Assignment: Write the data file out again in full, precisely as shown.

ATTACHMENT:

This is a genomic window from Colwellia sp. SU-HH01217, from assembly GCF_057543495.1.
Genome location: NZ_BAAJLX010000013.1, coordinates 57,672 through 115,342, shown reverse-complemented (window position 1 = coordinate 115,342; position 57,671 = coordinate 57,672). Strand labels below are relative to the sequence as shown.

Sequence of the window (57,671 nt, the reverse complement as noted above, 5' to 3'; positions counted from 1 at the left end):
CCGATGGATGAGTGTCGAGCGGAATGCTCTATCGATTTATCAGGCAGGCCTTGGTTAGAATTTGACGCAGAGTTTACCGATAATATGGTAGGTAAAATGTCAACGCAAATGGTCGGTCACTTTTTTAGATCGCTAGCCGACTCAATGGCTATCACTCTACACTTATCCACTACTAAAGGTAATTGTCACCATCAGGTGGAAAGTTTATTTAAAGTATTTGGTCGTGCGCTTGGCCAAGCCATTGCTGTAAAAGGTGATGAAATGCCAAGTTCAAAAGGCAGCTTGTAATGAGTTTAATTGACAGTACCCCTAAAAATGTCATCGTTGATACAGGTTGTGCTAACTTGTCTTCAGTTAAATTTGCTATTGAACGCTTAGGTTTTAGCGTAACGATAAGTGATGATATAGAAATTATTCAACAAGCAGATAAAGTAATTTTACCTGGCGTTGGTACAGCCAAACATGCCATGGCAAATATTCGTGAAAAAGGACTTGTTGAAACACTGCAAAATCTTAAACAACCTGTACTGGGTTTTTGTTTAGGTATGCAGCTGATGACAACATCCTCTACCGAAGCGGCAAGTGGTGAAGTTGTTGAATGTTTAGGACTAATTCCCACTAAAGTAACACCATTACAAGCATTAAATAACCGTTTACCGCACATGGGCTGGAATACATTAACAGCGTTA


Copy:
This is a genomic window from Colwellia sp. SU-HH01217, from assembly GCF_057543495.1.
Genome location: NZ_BAAJLX010000013.1, coordinates 57,672 through 115,342, shown reverse-complemented (window position 1 = coordinate 115,342; position 57,671 = coordinate 57,672). Strand labels below are relative to the sequence as shown.

Sequence of the window (57,671 nt, the reverse complement as noted above, 5' to 3'; positions counted from 1 at the left end):
CCGATGGATGAGTGTCGAGCGGAATGCTCTATCGATTTATCAGGCAGGCCTTGGTTAGAATTTGACGCAGAGTTTACCGATAATATGGTAGGTAAAATGTCAACGCAAATGGTCGGTCACTTTTTTAGATCGCTAGCCGACTCAATGGCTATCACTCTACACTTATCCACTACTAAAGGTAATTGTCACCATCAGGTGGAAAGTTTATTTAAAGTATTTGGTCGTGCGCTTGGCCAAGCCATTGCTGTAAAAGGTGATGAAATGCCAAGTTCAAAAGGCAGCTTGTAATGAGTTTAATTGACAGTACCCCTAAAAATGTCATCGTTGATACAGGTTGTGCTAACTTGTCTTCAGTTAAATTTGCTATTGAACGCTTAGGTTTTAGCGTAACGATAAGTGATGATATAGAAATTATTCAACAAGCAGATAAAGTAATTTTACCTGGCGTTGGTACAGCCAAACATGCCATGGCAAATATTCGTGAAAAAGGACTTGTTGAAACACTGCAAAATCTTAAACAACCTGTACTGGGTTTTTGTTTAGGTATGCAGCTGATGACAACATCCTCTACCGAAGCGGCAAGTGGTGAAGTTGTTGAATGTTTAGGACTAATTCCCACTAAAGTAACACCATTACAAGCATTAAATAACCGTTTACCGCACATGGGCTGGAATACATTAACAGCGTTA